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Thursday 18 September 2014

Kvitova denies Czech mate to earn final date with Bouchard

Mick Cleary

Published 04/07/2014 | 02:30

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Petra Kvitova on her way to winning the first set during victory over Czech Republic compatriot Lucie Safarova. Photo: Clive Brunskill/Getty Images
Petra Kvitova on her way to winning the first set during victory over Czech Republic compatriot Lucie Safarova. Photo: Clive Brunskill/Getty Images

Former Wimbledon champion Petra Kvitova struck a blow for the restoration of the natural order when she ended the anarchy of previous days in dispatching her lower-ranked Czech compatriot Lucie Safarova, 7-6 6-1, to reach the women's final for the second time.

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Seeds had been toppled, reputations had been battered, but the gaggle of theatrical stars in the Royal Box, from Maggie Smith to Colin Firth, had little need to tell these two players that the show must go on. After the shocks and upsets, there was a stage to claim, a performance to give, applause to be milked and an ovation to take.

These close friends and Fed Cup colleagues were determined to lift the downbeat Centre Court mood of the previous afternoon and illustrate that there was tennis life beyond the travails of Andy Murray. Kvitova earned her moment in the spotlight, beaming with delight at the prospect of what lay ahead.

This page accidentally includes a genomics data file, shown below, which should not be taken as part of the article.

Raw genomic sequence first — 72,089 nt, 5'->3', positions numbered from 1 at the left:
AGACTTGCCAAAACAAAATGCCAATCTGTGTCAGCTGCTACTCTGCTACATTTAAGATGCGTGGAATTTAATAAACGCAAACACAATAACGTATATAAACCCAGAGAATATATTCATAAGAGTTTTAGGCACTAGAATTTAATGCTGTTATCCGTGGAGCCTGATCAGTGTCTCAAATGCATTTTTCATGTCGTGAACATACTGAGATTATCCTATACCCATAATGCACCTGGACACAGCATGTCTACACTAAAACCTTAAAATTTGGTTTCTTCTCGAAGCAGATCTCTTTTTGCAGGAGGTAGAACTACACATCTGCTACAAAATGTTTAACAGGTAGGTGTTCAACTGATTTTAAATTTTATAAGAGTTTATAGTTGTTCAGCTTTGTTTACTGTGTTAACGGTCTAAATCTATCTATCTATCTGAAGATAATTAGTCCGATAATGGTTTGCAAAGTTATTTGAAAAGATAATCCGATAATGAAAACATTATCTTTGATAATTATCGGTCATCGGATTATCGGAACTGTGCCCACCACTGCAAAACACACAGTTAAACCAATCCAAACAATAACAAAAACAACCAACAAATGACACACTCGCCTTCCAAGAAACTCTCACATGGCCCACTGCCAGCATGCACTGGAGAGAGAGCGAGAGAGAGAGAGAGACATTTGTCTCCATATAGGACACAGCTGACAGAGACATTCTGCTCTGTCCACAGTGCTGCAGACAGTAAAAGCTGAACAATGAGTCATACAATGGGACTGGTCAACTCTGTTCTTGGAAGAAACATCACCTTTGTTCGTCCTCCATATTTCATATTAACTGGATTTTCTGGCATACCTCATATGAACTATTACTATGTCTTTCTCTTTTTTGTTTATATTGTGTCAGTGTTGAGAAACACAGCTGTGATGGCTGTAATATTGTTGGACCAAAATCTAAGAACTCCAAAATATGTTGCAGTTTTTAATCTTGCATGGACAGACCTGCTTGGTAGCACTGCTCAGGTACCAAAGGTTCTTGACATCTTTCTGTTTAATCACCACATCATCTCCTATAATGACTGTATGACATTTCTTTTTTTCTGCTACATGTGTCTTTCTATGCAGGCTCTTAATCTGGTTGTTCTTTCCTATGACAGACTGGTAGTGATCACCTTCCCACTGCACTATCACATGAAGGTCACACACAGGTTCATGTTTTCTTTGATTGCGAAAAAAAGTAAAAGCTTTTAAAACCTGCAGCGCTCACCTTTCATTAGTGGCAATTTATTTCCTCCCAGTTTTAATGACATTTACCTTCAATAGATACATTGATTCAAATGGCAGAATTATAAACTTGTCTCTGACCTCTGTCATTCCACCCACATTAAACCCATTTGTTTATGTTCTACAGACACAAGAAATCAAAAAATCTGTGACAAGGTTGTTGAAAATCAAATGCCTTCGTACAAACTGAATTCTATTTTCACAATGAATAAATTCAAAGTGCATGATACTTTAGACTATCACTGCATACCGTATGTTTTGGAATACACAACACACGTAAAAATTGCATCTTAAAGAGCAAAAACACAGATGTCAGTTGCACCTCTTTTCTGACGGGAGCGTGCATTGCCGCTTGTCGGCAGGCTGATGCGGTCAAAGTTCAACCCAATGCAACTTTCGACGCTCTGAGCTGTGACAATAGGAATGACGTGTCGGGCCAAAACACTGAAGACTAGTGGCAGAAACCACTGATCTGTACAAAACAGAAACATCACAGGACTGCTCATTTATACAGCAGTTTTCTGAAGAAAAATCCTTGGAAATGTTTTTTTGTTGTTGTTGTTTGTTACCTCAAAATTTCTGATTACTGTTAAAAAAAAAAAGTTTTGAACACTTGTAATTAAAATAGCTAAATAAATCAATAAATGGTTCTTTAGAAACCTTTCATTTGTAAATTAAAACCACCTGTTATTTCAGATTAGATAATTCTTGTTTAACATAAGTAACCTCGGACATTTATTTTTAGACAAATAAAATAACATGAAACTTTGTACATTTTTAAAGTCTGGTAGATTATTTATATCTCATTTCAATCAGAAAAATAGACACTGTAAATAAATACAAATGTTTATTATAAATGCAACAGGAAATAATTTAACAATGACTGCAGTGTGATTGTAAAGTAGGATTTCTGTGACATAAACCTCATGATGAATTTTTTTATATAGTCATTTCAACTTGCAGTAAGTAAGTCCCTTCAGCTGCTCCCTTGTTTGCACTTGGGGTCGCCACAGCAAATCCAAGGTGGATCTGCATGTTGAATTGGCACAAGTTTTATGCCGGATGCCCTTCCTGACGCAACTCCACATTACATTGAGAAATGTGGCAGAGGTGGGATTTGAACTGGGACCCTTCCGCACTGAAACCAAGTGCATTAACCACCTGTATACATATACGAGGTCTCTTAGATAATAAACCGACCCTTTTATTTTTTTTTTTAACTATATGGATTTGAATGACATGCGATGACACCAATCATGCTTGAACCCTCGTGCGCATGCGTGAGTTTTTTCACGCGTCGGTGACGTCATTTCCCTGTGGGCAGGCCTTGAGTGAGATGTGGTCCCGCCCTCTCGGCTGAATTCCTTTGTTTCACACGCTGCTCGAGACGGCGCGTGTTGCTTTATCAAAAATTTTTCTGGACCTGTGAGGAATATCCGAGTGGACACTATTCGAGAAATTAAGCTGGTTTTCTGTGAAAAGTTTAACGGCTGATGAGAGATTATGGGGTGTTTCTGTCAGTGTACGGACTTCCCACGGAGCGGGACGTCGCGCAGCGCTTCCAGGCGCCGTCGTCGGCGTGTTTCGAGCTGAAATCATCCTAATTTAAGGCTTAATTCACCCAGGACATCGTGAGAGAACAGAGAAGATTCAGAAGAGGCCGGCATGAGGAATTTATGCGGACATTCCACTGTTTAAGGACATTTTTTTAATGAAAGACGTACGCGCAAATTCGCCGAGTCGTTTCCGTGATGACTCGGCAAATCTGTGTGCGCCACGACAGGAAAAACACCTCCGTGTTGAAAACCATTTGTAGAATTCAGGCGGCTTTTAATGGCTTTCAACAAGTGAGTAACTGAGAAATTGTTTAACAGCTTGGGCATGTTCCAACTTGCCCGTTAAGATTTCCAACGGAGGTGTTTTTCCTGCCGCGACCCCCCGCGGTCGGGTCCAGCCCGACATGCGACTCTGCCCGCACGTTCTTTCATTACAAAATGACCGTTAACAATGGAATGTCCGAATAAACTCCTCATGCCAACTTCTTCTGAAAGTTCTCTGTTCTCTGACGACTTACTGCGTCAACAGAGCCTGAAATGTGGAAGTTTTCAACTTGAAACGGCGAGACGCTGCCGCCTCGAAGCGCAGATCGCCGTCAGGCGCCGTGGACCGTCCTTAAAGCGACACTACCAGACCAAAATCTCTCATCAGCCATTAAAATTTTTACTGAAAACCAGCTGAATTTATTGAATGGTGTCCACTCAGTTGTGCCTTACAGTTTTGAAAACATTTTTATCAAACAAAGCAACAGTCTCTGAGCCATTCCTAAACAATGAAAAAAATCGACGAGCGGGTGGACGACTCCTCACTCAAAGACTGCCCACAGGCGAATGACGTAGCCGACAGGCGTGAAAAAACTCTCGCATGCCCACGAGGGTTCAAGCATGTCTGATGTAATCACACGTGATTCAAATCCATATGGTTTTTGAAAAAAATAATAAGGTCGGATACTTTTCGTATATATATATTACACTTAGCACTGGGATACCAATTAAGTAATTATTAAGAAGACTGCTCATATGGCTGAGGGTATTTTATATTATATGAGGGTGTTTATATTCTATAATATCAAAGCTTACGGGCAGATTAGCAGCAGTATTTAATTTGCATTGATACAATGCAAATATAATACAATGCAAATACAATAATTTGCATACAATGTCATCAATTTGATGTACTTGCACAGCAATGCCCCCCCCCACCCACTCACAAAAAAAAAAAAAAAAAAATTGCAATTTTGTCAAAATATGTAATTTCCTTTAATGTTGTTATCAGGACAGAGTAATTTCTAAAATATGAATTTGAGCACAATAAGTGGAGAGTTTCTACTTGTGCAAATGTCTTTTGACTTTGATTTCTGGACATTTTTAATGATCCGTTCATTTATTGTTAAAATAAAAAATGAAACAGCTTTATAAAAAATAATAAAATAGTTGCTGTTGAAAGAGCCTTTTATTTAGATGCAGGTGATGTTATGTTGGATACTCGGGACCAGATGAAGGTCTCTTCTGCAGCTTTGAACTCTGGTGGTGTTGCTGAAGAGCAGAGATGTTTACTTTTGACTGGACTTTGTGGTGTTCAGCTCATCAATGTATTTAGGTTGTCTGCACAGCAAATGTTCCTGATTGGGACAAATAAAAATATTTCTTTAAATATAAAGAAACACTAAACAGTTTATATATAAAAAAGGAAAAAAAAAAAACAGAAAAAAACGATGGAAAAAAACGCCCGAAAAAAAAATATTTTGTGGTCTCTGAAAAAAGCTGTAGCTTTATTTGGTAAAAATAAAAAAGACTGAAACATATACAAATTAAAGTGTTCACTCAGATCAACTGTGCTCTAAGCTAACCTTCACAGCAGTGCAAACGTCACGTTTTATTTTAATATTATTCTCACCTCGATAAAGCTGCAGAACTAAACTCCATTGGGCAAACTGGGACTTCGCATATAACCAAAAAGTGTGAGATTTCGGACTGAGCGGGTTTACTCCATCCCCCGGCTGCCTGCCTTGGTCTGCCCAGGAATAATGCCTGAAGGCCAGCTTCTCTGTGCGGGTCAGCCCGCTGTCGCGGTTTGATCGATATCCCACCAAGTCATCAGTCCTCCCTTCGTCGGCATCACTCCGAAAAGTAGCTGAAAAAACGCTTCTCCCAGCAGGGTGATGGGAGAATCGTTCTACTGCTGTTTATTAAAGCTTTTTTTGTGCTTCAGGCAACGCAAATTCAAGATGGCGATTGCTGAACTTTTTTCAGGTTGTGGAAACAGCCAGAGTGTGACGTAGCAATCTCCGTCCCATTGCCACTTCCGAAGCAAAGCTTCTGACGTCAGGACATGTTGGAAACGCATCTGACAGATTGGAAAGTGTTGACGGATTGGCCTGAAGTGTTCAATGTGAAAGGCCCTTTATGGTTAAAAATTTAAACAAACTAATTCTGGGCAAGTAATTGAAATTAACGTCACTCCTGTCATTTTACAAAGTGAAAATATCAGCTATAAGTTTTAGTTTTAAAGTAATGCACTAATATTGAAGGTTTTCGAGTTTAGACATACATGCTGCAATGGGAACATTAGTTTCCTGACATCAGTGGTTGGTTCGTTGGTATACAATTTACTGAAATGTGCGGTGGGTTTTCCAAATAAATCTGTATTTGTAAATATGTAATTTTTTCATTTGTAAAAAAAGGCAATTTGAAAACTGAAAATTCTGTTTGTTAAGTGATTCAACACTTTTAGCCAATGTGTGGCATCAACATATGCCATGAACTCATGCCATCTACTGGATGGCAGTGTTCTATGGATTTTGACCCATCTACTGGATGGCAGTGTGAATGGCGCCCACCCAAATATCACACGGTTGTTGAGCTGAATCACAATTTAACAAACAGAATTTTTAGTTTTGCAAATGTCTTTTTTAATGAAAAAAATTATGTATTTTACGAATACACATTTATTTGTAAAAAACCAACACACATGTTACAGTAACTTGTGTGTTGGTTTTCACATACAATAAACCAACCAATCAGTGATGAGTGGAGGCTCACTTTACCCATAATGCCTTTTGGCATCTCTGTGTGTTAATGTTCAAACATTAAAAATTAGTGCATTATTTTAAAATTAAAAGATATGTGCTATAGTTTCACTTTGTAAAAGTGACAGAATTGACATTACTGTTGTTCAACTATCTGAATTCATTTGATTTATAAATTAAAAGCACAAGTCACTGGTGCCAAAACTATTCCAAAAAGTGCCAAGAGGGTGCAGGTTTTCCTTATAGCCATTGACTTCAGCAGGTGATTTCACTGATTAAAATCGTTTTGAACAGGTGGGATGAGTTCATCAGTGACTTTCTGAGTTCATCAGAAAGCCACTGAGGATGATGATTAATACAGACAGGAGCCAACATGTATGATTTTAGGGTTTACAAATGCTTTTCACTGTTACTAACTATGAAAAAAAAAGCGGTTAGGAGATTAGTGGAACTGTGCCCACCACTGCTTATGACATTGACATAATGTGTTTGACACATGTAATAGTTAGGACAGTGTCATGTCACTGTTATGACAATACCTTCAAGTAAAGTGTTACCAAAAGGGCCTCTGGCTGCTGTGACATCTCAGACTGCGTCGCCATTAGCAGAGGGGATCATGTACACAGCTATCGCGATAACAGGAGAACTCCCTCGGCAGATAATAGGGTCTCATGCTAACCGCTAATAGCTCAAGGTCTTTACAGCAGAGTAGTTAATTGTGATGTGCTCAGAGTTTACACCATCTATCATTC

Initially, it had been a tricky encounter, the first time two Czechs had met in a Grand Slam semi-final, but the 24-year-old had too much class, too much clout to be denied, surging through to victory after a testing opening set in 1hr 20min.

STRUGGLED

Kvitova would know how Murray was feeling for she, too, had had a career setback after winning her title as a 21-year-old in beating Maria Sharapova in 2011. She struggled to live up to her billing.

She had been within a whisker of becoming world No 1 but slipped back. The acclaim and scrutiny weighed heavily and it has taken her three years to return to this point.

"For sure, there have been ups and downs since then," Kvitova admitted. "I had to change myself off court, get used to the pressure. I won it quite young and it was difficult to handle. It takes time to get used to being favourite. I am more grown-up now, definitely.

"I will do everything I can to win again."

In the other semi-final, there were only muted celebrations from ice-cool Canadian Eugenie Bouchard on reaching her first Grand Slam decider. The message from the 20-year-old was clear – the job is not finished.

Bouchard defeated third seed Simona Halep 7-6 (7/5) 6-2. When she finally clinched victory on her sixth match point for the biggest win of her life, Bouchard briefly raised her arms and gave a small fist pump.

"I'm waiting for a big moment to go nuts," she said. "I feel like my job is not done here, so there's no need for a huge celebration because I'm still working. I still have another match.

"It's not a surprise to me. I expect good results like this. So for me, I was like, 'Okay, good'. It's a step in the right direction." (© Daily Telegraph, London)

Irish Independent

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